I was seven, the first time I felt afraid of him.
People talked about monsters, in the playground and in the books that I buried myself in. Monsters with ugly faces, sharp teeth, dark intentions – they wanted to hurt you, or if you spun enough times in front of a mirror in the dark, take pieces of you and keep them.
I never found them scary. It always seemed distant, the fear that I would end up dead from something much bigger than myself; it was childish recklessness, disbelief, denial.
And then he showed me how to feel the horror that was lurking underneath everything.
“You’re fixated on his hands,” Dr Bloom said, in the same, amused way she always seemed to be saying things. I blinked, the room flitting from winter sun into spring light, my bones fading from covered to barely sheathed.
“His hands are disgusting,” I breathed, glancing towards the wall. The posters were still there, peeling off the yellowed, cracking walls, proclaiming, don’t stay quiet. The numbers emblazoned on the bottom of the page had been scratched out with marker pen.
“I got you something,” he said, voice low and fumbling in the shadows of the back garden. The rain-soaked ground was seeping through the fabric of your socks, the cold, morning air biting at your skin. You were rooted to the spot, the ice scorching through you.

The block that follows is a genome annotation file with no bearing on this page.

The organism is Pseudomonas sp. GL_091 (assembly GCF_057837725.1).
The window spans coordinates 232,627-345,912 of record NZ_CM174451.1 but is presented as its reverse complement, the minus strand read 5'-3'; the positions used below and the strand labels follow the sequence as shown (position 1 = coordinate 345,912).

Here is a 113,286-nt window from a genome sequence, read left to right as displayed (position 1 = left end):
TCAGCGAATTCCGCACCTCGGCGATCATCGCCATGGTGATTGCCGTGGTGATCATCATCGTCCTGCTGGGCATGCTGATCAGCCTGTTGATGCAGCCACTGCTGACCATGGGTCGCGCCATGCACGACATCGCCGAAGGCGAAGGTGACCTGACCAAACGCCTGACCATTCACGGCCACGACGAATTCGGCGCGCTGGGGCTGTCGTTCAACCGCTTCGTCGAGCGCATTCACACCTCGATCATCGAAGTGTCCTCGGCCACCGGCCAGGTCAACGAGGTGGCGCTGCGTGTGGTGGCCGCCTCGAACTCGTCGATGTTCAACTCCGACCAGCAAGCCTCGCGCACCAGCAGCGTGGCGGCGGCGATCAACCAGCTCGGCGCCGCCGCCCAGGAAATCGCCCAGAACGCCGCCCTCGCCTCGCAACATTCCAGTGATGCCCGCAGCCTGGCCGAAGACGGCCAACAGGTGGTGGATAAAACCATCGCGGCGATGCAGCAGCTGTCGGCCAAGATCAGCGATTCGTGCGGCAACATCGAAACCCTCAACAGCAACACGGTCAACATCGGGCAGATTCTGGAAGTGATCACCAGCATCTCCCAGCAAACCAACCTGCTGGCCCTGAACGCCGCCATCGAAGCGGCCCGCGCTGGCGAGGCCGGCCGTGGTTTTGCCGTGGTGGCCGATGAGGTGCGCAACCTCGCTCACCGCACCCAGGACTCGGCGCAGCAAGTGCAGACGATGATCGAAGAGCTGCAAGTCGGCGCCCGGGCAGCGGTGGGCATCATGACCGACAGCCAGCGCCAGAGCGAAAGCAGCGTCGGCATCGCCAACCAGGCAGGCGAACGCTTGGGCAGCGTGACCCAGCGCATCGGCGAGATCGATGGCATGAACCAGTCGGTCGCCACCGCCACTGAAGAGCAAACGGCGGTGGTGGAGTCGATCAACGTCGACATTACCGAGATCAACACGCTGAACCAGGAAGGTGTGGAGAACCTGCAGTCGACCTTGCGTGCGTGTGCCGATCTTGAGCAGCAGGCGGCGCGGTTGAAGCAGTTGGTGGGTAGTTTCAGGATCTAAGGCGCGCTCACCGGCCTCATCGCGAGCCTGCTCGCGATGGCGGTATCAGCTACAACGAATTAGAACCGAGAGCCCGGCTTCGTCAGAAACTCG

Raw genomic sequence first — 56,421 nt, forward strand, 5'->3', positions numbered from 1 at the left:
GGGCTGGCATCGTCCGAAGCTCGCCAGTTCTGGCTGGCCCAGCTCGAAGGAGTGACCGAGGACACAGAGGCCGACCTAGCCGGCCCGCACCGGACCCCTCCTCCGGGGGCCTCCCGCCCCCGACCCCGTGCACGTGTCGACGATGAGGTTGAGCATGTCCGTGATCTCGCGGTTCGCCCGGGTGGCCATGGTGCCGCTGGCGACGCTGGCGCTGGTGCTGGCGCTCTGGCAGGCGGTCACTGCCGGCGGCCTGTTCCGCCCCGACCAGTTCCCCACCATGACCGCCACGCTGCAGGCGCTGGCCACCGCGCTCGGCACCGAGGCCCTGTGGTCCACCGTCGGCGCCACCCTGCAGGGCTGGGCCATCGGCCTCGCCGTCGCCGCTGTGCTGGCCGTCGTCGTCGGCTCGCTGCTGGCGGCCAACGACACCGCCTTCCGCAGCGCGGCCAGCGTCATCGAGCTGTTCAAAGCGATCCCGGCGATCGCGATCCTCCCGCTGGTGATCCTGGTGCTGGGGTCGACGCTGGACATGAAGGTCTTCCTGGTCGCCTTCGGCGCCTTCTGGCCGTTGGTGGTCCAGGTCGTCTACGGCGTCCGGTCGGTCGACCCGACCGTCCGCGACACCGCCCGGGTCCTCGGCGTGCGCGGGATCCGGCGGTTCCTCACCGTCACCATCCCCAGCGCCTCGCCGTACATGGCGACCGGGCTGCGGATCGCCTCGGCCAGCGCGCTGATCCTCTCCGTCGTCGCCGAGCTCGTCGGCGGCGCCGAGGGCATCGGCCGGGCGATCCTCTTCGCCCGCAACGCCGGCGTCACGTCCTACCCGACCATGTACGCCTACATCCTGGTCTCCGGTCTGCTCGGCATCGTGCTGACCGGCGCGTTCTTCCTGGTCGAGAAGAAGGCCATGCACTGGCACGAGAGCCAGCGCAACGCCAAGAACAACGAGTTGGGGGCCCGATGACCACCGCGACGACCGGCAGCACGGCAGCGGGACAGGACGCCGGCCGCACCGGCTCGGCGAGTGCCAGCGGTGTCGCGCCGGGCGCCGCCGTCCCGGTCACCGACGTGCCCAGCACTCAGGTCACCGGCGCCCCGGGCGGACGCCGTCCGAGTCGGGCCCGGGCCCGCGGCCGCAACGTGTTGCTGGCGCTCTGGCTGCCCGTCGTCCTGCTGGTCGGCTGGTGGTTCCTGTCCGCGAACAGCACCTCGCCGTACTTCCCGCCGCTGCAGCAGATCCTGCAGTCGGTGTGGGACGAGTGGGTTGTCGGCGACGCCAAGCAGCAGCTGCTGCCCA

Paralysis, you think. A night terror in the harsh light of day.
He holds out a pack of pens, his hands oil-stained and trembling, twitching, the product of a comedown. You want to ask who he’s stolen from now, who he’s torn apart and kept the pieces of like a gift, but you just hold your hand out, because that’s all you can do.
He smiles, and his teeth are sharper than any knife you’ve ever seen. When his hands brush against yours, the hairs on your neck stand up.
When you’re faced with an obstacle, the only way to move is through; life won’t go on if you push problems out of the way, refusing to acknowledge them. The only way is forwards. It’s all I’ve ever known.
I kept my feet moving, and the world kept turning; the tears were streaming down my face, my breath still hitching in my lungs. The blood still stained my hands, in the crevices of my fingertips, no matter how hard I’d scrubbed and scrubbed.
Dr. Bloom looked at my hands, and asked me about his.
It was better than the police, than the ambulance, the demons screaming in my head for hours through the night as they kept me medicated in a hospital bed. She smiled, at least, and I smiled, because I sometimes wondered if in the course of synaptic plasticity, my brain had rewired the muscles that were meant to do that.
I blinked. “His hands aren’t the worst part.”
“Weren’t,” I amended, the fabric beneath my legs soft and rough all at once, a static discomfort that made me want to move, run, burn the restlessness out of my veins. “They weren’t the worst part. His mouth was.”
“His words,” Dr Bloom said, almost vaguely, her eyes calculating. “He always said cruel things, didn’t he? Provoking, perhaps.”
“He did,” I burst, my voice flooding with defensiveness and anger and everything all at once. Her eyes were calculating, sweeping over me as I played my fingers with the hem of my dress, her eyebrows raising fractionally at the nervous tremble of my hands. “He was cruel. His words were cruel.”